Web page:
Ryan Adams has unveiled his blistering new single ‘Do You Still Love Me’ and announced his upcoming 16th album ‘Prisoner’. NME spoke to Adams about how the album deals with his divorce, vulnerability, death, recovery and a sense of freedom.
‘Prisoner’ will be released on February 17 and is the follow-up to his 2015 cover album of Taylor Swift’s ‘1989’ and his acclaimed self-titled record from 2014. ‘Do You Still Love Me’ is the lead single from the album, and picks up the classic sound of his last record, but with a forward-facing desert rock sound and soulful sense of space – loaded with guitar mastery and arena-ready hooks.
“I don’t remember being aware of needing to hold back anything,” Adams told NME of his mindset during the writing of ‘Prisoner’. “I felt like I needed to tell a story – the story of how I felt or what was happening internally at least, in the truest way possible. It was in the most vulnerable way I could. Also, in a way that felt good to play music – I wanted to avoid feeling like playing guitar on a soapbox…like some fucking bullshit about life pains. I don’t want to be that person and that’s not the point of what I’m trying to do, I want to try and extract some truth from the narrow of whatever is around me.
“It didn’t hurt that I had a tonne of songs so felt pretty free.”
Speaking of his lyrical themes and inspirations behind ‘Prisoner’, Adams told NME about he felt no inhibitions in writing about his very public divorce from Mandy Moore.
“I think the theme of this record is that we’re all prisoners of some desires, in that the very things we love are the things that hold us hostage and keep us trapped,” he told NME. “Either we are the cage or we’re in the cage and it’s trying to figure out in every situation which of those things is real.
“For me, the big shadow illuminating things for fans will be that this record is directly related to my divorce…I think that’s what fans will read into it and to the things that happened and what was going on inside me. How I endured it and where I was in my emotions at that time – and they wouldn’t be wrong. I didn’t want to make a mistake and avoid it…I believe in art, and it sounds so stupid – but I think it’s more stupid to pretend that things aren’t happening to you and write some bland fucking useless bullshit. I don’t wanna be that. I don’t wanna write music for people on fucking boats y’know, that’s not who I am”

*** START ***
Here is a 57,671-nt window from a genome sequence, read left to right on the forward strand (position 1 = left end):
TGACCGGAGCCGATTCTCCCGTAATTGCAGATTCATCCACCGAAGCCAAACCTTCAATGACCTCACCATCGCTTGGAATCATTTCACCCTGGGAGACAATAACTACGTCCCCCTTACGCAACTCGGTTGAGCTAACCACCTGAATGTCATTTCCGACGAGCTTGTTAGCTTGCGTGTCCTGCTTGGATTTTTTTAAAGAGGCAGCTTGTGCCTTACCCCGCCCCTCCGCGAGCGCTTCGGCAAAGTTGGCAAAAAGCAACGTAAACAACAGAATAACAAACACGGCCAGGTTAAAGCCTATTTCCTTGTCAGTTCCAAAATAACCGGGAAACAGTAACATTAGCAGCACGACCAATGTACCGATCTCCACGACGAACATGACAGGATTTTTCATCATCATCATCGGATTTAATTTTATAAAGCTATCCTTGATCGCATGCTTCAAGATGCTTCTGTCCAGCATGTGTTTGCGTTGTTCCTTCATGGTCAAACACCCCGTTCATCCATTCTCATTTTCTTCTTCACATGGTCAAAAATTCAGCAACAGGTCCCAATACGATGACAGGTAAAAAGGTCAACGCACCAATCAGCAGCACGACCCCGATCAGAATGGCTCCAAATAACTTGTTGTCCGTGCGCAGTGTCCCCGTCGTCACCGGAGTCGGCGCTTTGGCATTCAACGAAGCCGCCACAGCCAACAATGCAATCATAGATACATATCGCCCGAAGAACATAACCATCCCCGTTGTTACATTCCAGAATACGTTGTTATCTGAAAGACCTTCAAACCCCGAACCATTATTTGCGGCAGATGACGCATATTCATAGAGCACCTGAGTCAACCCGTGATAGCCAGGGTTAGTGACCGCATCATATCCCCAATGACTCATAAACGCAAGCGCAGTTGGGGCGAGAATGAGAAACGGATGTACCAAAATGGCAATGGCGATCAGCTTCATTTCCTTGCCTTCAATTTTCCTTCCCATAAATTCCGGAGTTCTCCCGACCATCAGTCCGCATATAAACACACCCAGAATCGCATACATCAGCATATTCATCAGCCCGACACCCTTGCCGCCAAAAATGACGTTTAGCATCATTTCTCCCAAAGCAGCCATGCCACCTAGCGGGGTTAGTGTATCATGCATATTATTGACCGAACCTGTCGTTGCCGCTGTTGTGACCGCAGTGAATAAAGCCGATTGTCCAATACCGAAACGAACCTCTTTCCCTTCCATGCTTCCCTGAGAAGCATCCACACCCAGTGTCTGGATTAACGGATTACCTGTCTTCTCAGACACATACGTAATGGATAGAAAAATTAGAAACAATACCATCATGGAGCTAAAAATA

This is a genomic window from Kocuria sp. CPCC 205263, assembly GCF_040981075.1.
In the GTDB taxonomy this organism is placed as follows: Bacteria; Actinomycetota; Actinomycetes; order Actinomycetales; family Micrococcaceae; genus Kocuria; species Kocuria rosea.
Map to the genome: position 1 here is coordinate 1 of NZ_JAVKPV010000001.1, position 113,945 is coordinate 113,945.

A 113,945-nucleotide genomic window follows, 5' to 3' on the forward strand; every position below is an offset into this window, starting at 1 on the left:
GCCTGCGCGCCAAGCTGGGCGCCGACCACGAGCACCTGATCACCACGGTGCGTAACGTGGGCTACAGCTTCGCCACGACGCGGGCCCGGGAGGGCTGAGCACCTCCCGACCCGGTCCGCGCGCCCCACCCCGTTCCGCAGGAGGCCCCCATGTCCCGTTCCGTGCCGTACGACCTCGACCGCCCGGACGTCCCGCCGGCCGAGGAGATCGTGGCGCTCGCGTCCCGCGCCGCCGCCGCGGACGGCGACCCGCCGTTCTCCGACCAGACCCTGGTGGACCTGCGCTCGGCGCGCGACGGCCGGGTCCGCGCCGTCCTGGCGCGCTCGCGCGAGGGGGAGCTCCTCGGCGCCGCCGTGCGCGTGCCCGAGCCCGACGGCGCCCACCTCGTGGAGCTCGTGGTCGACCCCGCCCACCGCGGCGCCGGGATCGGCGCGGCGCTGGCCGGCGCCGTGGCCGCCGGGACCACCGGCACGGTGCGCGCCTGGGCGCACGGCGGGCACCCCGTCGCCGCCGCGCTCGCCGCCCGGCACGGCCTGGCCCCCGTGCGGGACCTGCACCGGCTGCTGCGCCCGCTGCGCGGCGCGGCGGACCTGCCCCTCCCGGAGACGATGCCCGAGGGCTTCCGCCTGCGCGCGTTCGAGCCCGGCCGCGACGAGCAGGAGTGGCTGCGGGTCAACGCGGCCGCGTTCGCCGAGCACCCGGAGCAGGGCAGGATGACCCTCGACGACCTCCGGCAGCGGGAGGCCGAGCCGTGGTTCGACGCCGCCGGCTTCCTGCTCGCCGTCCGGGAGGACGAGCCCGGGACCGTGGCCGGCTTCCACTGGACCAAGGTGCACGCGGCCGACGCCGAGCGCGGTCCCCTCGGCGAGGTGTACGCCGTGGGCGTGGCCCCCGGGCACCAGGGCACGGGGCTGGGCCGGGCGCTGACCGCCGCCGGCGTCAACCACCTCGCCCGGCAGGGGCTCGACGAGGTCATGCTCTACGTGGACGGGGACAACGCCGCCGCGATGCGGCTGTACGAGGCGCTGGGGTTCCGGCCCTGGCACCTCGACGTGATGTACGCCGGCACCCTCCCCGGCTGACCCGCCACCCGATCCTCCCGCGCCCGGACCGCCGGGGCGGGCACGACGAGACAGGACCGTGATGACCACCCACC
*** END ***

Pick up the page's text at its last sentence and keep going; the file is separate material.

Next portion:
Adams continued: “So I chose to honestly say: I’m going through this. I chose to extract and evaluate and find out what part of this pain and seduction and mistrust are worthy of being extracted and then re-romanticize it in some way. Because ultimately, however bad a situation is for people, especially if it’s a condition of love or some internal dialogue, I think most people would agree that when you look back on it, those times are well remembered. I think in a lot of ways that’s what every John Hughes movie is about…its saying you know when you were in that situation and you were totally confused about life…wasn’t that awesome?”
Adams added: “Also, I think I would know if I was full of shit. All the changes that happened in my life in last couple of years have been drastic and dramatic. Ever since the last album when my friend died – and you know that guy grew up in the house next to where my grandmother was raised – I was playing a TV show that night, like I could not be there.
“The only thing I could do was to put a picture of him out, and it happened to be the same fucking day my divorce was announced, like it was unbelievable! There were so many sides to what was happening it was almost like an out of body experience. At that end of the day I’m lucky, because a guitar sounds fucking great when you plug it in you know? Put the capo on the third fret and…you know, it just feels good to have that kind of release.”
- Check back at NME.com for more from our interview with Ryan Adams
The full tracklist for ‘Prisoner’ is:
Do You Still Love Me?
Shiver And Shake
To Be Without You
Anything I Say To You Now